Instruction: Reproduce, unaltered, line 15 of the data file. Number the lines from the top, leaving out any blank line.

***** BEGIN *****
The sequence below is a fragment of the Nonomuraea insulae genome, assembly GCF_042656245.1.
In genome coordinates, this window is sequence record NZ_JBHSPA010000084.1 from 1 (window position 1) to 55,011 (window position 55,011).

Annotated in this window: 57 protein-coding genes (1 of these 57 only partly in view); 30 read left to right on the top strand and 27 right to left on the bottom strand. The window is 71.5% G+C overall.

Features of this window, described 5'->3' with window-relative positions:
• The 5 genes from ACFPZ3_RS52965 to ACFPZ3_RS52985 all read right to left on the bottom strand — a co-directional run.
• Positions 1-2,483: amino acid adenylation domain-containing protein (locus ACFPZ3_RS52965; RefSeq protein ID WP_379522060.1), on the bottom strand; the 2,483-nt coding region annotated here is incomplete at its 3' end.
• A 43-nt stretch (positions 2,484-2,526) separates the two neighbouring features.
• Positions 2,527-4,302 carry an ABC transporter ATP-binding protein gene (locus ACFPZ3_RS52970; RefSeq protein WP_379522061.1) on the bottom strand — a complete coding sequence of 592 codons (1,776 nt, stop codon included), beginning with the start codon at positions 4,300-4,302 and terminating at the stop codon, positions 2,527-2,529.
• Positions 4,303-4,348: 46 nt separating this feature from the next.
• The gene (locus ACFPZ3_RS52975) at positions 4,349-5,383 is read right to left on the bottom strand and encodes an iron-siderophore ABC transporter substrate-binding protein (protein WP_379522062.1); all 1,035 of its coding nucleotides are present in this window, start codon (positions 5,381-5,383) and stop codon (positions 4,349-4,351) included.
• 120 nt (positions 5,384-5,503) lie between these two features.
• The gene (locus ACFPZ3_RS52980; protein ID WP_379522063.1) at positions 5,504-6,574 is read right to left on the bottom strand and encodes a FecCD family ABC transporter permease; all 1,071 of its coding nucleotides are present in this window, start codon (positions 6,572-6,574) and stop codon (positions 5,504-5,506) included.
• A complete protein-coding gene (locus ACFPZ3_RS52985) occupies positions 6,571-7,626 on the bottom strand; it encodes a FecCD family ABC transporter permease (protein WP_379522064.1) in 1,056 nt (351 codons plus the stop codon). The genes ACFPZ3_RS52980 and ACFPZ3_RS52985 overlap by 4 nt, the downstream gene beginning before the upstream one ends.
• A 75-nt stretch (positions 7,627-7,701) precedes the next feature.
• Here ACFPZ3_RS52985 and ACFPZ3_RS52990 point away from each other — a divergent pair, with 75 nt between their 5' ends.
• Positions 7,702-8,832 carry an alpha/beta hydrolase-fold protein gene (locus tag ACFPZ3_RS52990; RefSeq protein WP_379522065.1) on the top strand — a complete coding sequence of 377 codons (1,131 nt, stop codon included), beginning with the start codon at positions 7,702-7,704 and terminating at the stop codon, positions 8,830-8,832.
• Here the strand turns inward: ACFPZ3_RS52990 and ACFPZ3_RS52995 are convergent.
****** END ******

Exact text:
• Here ACFPZ3_RS52985 and ACFPZ3_RS52990 point away from each other — a divergent pair, with 75 nt between their 5' ends.